I am not sure of the specific number of meetings but the nature and duties of military life in general bring demands that are atypical to other security and emergency services. The directive allows for derogations and compensatory rest.

As I indicated, the Defences Forces have undertaken significant work in examining the nature of the duties of the organisation on how the directive can be applied to its members. I stated that there is a civil and military team working together on this. As I stated to Deputy Ó Snodaigh earlier, the military is to report back to the Department over the next short period regarding some of the work that it has done. I want to ensure that the representative associations will be fully consulted on this work. A volume of work that has been done between both civil and military authorities.

There is a legislative aspect to this as well. It is not merely that we are to implement the directive overnight. This is difficult work and we must look at the needs of the organisation going forward.

I can understand the frustration of people. When we do this, I want to make sure that we get this 100% correct.

The reason I asked the question about the representative associations is that PDFORRA stated that it saw more of the Department's officials in the courts than at negotiation meetings. There is a concern that the Department is more concerned with the High Court cases than with honouring and addressing this issue in a meaningful way. PDFORRA states that, as of late June 2018, departmental officials were admonishing the Defence Forces for stating that if they took their claims, that would delay the process of applying the directive. The Department, therefore, was threatening the members and the representative associations taking those claims. That is not the way to negotiate a meaningful solution to this issue.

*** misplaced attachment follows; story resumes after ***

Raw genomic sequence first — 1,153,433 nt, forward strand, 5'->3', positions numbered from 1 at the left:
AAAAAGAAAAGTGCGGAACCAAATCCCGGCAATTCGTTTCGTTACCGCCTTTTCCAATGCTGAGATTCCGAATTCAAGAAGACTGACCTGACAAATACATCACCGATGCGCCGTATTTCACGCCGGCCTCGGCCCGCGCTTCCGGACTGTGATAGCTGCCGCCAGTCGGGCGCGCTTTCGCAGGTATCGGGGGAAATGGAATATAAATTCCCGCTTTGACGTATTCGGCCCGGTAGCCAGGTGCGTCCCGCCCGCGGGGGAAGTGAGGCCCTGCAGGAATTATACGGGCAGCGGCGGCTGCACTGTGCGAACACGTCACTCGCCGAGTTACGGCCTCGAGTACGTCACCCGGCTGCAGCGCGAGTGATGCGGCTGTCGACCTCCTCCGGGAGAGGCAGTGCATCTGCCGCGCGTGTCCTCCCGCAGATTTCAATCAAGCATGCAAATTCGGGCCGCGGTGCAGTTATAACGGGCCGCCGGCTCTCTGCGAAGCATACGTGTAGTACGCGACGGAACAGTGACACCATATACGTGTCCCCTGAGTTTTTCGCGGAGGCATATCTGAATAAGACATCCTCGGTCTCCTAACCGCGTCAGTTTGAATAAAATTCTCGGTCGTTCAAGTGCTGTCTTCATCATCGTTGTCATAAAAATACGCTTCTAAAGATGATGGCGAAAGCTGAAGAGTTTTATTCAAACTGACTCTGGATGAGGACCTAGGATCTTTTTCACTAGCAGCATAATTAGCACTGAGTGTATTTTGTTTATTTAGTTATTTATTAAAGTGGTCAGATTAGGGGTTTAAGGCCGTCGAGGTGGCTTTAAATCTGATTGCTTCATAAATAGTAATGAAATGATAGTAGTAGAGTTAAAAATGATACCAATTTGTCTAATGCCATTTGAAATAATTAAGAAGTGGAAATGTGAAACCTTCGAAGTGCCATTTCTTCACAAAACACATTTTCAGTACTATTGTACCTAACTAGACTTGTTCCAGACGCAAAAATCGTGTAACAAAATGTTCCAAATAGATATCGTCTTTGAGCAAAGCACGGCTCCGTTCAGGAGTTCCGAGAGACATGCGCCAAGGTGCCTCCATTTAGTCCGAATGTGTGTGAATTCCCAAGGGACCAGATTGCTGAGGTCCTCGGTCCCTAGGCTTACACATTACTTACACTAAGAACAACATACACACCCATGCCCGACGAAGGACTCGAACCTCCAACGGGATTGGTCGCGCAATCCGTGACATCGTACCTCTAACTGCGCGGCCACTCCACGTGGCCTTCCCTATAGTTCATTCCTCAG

The White Paper on Defence includes a core issue. Given the retention and recruitment crisis, the directive will never be implemented with the admirable target of 9,500. The Minister of State needs to have a discussion at Cabinet with the Ministers, and with DPER, to look at increasing the numbers to try and materially address this issue by reflecting a greater number in terms of the White Paper because directive will never be implemented with such a target. The Government needs to get real about that and an update on the White Paper would achieve that.

I do not accept that we threatened any association.

That is what PDFORRA said.

I ask its representatives to reflect on the language they use when they are chatting to the Deputy but I do not accept that for one minute.

The most important aspect is it is necessary to ensure that all work arrangements meet all the provisions of the directive and that there is dialogue with the representative associations. There has been dialogue in the past and that dialogue will continue right into the future when we talk about the directive. Complex work has to be carried out. On the other side of that, litigation has been brought forward. Of course, I must be cognisant of the language that I use when I speak about the directive, but the representative associations will be kept fully informed on the position regarding the directive going forward.